When a married couple decides to divorce and there are children involved, it can sow the seeds for acrimony. In a best-case scenario, the parents will look beyond the lingering issues they might have with each other and put the child’s interests and well-being on the front burner. Unfortunately, disputes still arise and the child might be caught in the middle. One problematic aspect of a child custody and parenting time case is if one parent hinders the other parent’s ability to see and spend time with the child. This is known as interference with custody. Interference with parenting time also falls into this category. It is imperative to understand how to address this complicated situation without it getting progressively worse.
What does the law say about interference with custody?
While parents might think that keeping the child from the other parent is simply an extension of the family law case, they should be aware that it can be considered a crime under New Jersey law. The following will be regarded as interference:
- If the child is detained or concealed to deprive a parent of their rightful time.
- If they have been served with a process of a custody action before a temporary or final order is made and the child is taken or concealed to deprive the other parent of parenting time or custody
- If there has been a temporary or final order regarding custody or parenting time, it is not adhered to. Depending on the circumstances, this can be a crime of the second, third or fourth degree.
Remedies to address violations with custody and parenting time
The state has remedies that it will put in action if there is interference. The aggrieved parent can receive compensatory time with the child. Perhaps more time than would usually be granted over the summer vacation would be compensation for the lost time. There can be financial penalties not just in a monetary award but payments for a parent who missed work because of the dispute, paying for child care and more. Together, parents can alter the arrangement of bringing the child back and forth. The parents might need to take part in counseling to try and find better ways to solve their disagreements. When necessary, both parties could modify the entire agreement. Or, in cases where there is an arrest, the parent can be held in contempt, fined and even incarcerated.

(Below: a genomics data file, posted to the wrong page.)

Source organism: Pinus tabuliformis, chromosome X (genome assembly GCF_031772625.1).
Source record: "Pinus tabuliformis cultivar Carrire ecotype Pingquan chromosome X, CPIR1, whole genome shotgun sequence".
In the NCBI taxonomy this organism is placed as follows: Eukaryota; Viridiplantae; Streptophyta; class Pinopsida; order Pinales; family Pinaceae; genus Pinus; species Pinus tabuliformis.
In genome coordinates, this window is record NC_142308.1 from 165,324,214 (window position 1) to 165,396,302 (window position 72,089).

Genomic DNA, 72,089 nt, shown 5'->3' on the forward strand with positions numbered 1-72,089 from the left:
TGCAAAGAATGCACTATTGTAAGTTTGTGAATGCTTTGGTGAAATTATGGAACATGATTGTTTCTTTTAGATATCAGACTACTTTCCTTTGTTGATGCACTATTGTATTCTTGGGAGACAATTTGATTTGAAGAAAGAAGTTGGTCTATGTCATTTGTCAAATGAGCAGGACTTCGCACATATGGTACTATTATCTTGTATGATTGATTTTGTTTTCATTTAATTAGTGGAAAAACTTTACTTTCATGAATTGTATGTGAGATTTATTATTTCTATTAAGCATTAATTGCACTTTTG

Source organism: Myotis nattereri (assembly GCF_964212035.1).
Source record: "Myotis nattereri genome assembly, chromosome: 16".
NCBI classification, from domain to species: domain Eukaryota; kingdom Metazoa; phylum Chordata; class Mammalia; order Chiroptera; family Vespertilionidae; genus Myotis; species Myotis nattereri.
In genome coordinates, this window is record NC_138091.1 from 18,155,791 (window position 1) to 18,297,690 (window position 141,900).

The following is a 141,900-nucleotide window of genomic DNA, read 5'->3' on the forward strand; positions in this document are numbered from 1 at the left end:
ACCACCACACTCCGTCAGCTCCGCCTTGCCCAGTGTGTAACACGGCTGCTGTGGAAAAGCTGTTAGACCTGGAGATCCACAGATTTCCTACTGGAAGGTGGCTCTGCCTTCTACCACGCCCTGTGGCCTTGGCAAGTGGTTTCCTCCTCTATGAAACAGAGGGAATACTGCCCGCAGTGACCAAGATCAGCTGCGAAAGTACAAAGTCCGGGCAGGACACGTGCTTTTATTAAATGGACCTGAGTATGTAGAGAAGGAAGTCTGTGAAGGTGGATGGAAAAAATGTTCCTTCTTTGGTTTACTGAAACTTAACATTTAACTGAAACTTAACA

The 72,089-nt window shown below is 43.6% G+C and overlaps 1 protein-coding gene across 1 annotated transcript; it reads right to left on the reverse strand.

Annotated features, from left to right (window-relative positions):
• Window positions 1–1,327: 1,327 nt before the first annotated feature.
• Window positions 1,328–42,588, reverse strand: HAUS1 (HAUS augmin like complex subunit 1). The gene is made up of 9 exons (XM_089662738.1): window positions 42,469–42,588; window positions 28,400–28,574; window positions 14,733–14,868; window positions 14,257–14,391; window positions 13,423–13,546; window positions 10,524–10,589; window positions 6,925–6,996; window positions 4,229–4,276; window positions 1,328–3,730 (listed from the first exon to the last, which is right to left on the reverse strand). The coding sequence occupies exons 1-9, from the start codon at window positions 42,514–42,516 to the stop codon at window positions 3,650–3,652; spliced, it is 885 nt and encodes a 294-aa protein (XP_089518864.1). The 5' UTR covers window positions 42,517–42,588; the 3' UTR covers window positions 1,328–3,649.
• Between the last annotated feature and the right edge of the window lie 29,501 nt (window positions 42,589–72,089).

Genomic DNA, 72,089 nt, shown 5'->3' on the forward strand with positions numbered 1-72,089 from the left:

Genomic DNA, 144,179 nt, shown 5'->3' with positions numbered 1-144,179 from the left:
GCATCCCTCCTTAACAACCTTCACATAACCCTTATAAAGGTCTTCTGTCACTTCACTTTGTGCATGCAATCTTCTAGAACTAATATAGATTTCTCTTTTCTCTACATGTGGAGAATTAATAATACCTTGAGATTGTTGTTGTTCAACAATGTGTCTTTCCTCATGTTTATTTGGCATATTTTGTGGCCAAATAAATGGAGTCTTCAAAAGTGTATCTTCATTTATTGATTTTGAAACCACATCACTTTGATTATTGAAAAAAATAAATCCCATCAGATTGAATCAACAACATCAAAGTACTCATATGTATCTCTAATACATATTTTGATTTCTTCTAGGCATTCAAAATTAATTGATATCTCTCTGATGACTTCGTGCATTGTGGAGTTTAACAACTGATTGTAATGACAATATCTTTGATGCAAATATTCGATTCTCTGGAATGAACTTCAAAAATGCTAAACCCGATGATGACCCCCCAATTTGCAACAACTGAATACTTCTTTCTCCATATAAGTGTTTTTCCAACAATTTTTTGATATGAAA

Help is available
There are, of course some cases in which one parent tries to abscond with the child or there are other concerns that have arisen such as allegations of abuse and there is a legitimate attempt to protect the child. However, this may be a case in which the parents are not getting along or disagree with the child custody and parenting time agreement and are trying to facilitate change. Doing so by interfering with custody and parenting time is an inadvisable way to go about it.
These emotional aspects of a family law case can be challenging to navigate. It is always preferable to try and come to an amicable agreement without lobbing accusations back and forth or outright denying a parent their appropriate time with the child. For these cases, there are options available such as tweaking the agreement to better suit the parents, discussing it with a neutral third party or going to court to try and change it. When there is custody and parenting time interference, regardless of the reason, it is helpful to have assistance to try and forge a workable solution without it getting worse than it already is.